|MadSci Network: Other|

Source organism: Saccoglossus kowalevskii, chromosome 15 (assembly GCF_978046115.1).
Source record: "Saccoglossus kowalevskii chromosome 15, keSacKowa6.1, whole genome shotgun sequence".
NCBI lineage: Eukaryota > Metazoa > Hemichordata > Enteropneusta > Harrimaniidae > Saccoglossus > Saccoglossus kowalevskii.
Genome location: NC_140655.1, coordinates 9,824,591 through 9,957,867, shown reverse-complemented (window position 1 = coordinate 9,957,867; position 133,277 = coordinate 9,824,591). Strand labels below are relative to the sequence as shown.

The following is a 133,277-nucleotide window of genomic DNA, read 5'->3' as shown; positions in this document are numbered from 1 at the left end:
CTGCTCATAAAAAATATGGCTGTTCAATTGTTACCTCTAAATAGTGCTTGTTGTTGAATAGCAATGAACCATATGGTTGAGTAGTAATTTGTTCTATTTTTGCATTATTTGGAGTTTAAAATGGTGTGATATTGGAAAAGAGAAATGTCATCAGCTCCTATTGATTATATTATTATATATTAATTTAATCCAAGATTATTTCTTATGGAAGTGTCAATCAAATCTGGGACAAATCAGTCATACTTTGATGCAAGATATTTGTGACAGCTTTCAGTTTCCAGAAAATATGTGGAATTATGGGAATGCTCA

Short answer: Everything has a vapor pressure. It can be extremely small. The lab joke is, "tungsten's vapor pressure at room temperature is one atom/universe." Higher temperatures promote higher vapor pressures. All phases have a thermodynamic "chemical potential", sometimes called "fugacity." In a closed system chemical potentials come to equilibrium by having the phases enter one another. The necessary amounts can be extremely small (the tungsten joke) to 100% (mixing different gases). In an open system chemical potential runs until something exhausts. Vapor pressure is one mechanism among many. Clausius-Clapeyron equation. Consider a rock in air. There is a chemical potential for both and contingent vapor pressures. A strongly bound solid will have an *extremely* small vapor pressure (thermodynamics). It will evaporate *extremely* slowly (kinetics). There is nothing to measure. Increase the temperature: increase the vapor pressure (thermodynamics), increase the rate (kinetics). Hot rock does evaporate! Fused silica softens to workability at about 1900 C (eye-searing brilliant white-hot). White-hot silica slowly evaporates then quickly condenses to dust in the air. Quartzblowers wear face masks or work in an exhaust hood. That dust destroys lungs (silicosis). Quartzblowers also wear welder's goggles. Atmospheric pressure is 760 torr. The vapor pressure of ice at 0 C is about 11 torr. Solid ice evaporates! Slowly. Put some ice in a 0 C vacuum chamber and turn on the pump. As the pressure drops below 11 torr the ice will rather quickly evaporate (sublimation). This called "freeze-drying" or "lyophilization."
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